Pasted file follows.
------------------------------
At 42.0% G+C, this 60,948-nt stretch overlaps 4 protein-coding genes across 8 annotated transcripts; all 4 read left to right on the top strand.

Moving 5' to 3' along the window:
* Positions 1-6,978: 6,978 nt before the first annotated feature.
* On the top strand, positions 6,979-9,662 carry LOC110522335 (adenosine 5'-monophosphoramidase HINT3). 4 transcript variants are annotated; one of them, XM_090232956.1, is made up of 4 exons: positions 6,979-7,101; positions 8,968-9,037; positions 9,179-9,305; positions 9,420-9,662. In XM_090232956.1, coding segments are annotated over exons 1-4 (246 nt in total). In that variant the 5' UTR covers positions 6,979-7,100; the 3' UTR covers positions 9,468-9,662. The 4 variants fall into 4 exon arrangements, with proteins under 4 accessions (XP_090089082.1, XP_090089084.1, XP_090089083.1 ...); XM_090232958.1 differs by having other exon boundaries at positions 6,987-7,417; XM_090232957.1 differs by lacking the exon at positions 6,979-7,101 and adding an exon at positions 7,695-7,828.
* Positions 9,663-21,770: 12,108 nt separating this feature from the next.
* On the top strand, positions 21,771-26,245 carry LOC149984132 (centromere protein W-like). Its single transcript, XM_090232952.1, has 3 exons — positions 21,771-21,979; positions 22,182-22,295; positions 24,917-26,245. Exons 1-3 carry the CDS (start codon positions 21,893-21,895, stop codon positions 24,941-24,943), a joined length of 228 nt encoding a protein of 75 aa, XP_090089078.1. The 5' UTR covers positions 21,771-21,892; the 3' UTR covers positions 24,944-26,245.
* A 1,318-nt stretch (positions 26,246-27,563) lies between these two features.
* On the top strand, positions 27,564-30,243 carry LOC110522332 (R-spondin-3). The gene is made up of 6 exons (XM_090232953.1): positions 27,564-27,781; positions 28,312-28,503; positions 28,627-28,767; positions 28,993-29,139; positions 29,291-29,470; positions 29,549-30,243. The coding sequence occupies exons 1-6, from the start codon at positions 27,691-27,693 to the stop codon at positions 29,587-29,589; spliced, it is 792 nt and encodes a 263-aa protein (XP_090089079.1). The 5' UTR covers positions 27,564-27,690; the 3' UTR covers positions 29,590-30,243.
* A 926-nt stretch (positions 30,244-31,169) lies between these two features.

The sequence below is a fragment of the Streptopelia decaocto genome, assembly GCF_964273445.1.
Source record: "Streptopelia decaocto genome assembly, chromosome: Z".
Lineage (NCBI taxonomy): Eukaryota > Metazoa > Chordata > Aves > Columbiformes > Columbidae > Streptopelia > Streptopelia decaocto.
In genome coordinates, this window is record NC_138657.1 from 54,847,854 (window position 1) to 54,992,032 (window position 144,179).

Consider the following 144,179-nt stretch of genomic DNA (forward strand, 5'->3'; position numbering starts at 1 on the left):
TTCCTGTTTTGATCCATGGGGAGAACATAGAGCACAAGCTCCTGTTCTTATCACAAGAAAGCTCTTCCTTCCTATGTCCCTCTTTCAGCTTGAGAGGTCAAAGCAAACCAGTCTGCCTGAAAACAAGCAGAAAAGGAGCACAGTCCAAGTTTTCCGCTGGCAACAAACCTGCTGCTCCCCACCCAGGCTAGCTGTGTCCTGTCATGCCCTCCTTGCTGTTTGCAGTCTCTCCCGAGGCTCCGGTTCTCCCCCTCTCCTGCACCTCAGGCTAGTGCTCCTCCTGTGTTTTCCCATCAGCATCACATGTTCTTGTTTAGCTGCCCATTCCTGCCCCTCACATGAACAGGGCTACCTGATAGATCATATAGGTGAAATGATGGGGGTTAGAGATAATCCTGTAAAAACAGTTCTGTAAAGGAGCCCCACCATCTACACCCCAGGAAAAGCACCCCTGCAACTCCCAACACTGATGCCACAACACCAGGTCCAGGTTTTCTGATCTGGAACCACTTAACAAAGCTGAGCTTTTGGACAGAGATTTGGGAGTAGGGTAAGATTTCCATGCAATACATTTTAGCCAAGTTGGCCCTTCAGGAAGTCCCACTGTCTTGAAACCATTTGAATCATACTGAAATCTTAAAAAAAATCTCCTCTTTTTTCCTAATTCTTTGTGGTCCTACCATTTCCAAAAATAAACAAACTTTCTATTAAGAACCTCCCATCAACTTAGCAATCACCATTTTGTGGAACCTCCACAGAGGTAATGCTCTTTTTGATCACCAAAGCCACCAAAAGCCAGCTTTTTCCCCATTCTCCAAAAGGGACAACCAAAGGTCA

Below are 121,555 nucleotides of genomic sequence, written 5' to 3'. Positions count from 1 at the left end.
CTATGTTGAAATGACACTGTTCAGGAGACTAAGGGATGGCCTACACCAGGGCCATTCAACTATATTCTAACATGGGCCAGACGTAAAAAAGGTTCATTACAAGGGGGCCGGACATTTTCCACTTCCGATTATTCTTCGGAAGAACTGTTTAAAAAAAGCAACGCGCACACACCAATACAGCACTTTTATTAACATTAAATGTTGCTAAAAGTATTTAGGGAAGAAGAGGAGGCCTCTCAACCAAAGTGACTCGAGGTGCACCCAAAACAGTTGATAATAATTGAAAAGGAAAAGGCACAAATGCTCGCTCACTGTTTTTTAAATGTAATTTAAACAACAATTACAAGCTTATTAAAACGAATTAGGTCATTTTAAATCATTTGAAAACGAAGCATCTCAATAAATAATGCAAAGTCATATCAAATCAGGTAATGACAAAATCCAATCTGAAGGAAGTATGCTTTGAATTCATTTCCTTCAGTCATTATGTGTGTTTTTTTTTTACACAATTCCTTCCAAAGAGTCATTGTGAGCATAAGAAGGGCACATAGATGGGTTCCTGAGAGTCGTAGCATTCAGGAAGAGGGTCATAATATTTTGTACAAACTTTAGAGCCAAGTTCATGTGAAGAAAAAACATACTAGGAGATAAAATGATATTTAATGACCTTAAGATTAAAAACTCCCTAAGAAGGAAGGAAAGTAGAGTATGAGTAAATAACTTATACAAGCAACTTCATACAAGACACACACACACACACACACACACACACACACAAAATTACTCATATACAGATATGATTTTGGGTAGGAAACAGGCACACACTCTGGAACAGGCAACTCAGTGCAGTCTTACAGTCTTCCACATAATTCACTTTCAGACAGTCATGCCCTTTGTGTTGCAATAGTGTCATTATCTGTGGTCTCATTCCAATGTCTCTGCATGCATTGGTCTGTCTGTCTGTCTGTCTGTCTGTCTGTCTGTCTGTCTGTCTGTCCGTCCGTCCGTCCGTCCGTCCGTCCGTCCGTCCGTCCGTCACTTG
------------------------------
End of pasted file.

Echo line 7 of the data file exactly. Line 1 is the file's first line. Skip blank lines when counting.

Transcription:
* A 1,318-nt stretch (positions 26,246-27,563) lies between these two features.